Walpole Old Chapel and Huntingfield Church

Friends of Woodbridge Museum Summer Visit 7th June 2018

The journey to Walpole Old Chapel by car through the fecund Suffolk countryside in early summer was a joy in itself.� From the outside the Old Chapel was rather unprepossessing, an obviously ancient white building, surrounded by a graveyard. This gave no clue to the amazing structure inside. Our guide, Phil, told us it was converted into a chapel from an old farmhouse. The conversion was most interesting since the three strengthening pillars appeared to be recycled ship's masts. The chapel was founded in 1689 by a group of six trustees from the local area. These men were Dissenters who desired freedom of worship and a less structured religion.

The interior is very plain, box pews and a gallery of stripped pine, muted paintwork, with an incredible elevated pulpit and sounding board. Truly the Word overtaking the Sacrament.� I tried to imagine it crowded with good honest working folk in sombre clothes listening to long sermons and shaking the rafters with their hymns.� Alas now it is no longer used as a place of worship but houses many community events during the year. Well worth a visit.

We left the Chapel and drove to a nearby church, St Mary's in Huntingfield. What a contrast this was, the church was an ordinary flint knapped mediaeval building but inside it held a treasure. We all felt the ceiling had the WOW factor. The church Warden and her husband told us about this amazing artwork. The roof was replaced in the mid 19th century by the Rector, the Rev. William Holland. The resulting bare wood was decorated over a period of fifteen years by his wife, Mildred. I had a vision of a long skirted Victorian lady being hauled up to the ceiling on two planks by some local labourers. There are no records of sketches, nor plans, so we are not sure how she achieved this spectacular and colourful feat. Colour and gilding abound, with serried ranks of angels and saints looking down on one. The church interior is truly wonderful, but my favourite item was a tiny hare portrayed in some remaining mediaeval glass.� Again a place to be recommended for a visit.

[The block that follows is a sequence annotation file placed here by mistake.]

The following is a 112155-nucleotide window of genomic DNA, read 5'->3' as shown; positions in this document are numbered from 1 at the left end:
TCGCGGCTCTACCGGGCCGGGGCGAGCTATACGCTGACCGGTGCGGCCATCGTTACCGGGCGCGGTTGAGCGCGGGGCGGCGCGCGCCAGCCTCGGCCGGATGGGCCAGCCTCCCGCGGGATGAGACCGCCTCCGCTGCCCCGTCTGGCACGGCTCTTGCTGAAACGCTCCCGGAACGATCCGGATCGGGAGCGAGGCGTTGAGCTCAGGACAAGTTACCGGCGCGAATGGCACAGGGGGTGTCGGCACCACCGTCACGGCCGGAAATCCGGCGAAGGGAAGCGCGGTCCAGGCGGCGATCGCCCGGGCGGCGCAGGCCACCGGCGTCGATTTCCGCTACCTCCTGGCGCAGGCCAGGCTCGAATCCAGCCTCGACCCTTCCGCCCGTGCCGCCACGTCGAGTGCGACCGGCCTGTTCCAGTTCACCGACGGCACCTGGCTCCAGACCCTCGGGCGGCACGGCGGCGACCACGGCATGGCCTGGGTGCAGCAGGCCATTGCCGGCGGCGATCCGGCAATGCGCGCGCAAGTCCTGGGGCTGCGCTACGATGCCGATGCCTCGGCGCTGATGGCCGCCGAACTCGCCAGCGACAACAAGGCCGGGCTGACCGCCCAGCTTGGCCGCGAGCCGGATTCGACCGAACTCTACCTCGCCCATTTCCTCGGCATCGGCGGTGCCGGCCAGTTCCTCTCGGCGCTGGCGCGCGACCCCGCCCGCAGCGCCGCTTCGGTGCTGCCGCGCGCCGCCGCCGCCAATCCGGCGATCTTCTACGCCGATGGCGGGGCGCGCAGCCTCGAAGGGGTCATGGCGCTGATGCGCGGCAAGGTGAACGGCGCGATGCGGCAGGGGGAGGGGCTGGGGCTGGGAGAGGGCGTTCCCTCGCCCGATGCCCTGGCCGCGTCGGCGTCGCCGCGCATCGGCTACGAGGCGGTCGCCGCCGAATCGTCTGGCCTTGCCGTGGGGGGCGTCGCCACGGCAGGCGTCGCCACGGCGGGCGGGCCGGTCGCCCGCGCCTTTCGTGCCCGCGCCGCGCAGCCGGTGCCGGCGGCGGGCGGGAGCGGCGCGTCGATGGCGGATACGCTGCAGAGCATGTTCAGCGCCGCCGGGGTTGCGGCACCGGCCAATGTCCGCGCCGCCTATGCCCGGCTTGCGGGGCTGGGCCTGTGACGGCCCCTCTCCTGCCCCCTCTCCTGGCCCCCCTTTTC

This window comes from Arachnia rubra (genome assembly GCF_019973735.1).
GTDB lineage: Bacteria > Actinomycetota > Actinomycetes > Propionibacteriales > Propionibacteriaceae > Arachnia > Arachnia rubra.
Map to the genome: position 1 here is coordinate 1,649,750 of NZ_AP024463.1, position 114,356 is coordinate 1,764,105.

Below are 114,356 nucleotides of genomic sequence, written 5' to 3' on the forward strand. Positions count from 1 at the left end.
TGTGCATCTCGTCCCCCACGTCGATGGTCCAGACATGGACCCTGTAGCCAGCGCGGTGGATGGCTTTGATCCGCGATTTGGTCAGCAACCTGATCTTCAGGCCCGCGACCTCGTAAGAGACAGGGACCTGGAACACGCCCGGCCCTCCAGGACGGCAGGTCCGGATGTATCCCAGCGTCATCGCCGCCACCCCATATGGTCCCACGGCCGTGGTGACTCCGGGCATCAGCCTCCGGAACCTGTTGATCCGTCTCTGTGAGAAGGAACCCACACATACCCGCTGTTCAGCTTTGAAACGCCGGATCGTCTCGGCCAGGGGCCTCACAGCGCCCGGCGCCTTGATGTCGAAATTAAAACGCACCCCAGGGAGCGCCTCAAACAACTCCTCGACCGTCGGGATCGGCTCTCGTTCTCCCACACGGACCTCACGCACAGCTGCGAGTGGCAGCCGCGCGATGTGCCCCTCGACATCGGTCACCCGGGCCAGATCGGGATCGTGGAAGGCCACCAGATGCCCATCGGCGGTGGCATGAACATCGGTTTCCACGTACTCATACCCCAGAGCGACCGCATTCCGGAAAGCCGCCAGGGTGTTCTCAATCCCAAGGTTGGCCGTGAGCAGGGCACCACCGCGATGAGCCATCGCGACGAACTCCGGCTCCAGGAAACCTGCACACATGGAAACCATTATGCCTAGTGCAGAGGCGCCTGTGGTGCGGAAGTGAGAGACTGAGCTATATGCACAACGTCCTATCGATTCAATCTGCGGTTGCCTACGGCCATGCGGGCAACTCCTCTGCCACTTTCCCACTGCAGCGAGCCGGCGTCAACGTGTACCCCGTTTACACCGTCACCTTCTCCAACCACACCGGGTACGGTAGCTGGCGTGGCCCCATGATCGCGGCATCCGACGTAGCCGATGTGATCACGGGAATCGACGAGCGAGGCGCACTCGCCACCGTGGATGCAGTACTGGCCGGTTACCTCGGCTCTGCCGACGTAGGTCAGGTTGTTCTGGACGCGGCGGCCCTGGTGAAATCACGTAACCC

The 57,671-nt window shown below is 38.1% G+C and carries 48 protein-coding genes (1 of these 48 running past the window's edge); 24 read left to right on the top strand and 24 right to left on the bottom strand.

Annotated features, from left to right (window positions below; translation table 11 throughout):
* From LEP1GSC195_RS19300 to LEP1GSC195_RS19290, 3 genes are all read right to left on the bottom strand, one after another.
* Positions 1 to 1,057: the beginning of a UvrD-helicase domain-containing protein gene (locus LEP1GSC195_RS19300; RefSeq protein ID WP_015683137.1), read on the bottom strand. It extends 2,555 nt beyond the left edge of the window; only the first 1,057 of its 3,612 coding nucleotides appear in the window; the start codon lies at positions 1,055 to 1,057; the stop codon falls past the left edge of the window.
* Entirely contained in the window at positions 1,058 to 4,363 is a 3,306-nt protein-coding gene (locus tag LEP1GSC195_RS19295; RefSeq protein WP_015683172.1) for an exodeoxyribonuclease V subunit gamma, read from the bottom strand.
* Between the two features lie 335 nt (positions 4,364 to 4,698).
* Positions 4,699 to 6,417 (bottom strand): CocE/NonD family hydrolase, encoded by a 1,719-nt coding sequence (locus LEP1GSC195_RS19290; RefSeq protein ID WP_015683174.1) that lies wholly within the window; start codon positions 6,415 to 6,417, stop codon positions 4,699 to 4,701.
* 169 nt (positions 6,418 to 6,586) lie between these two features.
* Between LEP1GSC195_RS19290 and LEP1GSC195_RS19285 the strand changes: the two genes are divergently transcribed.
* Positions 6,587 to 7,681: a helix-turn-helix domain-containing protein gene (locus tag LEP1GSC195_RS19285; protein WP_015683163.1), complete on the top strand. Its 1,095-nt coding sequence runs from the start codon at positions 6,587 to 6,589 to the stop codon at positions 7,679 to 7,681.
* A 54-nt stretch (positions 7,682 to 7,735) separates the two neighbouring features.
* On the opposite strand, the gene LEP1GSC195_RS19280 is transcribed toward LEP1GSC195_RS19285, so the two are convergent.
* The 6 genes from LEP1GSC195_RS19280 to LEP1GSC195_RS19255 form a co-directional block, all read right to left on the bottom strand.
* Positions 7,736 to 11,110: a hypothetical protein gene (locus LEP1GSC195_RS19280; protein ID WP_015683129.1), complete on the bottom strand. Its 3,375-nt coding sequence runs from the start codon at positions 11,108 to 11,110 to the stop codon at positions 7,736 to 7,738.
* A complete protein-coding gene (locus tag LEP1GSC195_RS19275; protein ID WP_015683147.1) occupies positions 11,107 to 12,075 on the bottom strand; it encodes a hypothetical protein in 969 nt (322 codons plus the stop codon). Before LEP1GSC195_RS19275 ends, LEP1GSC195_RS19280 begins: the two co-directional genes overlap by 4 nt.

The afternoon was rounded off with a sumptuous, good old fashioned tea of sandwiches, scones and cake provided by the friendly landlord of The Huntingfield Arms.

The word "delightful" kept cropping up in my mind so I will use that word to describe the whole afternoon visit. Many thanks to Anne, and her team, for the chance to see such wonders in Suffolk.

Peter Carr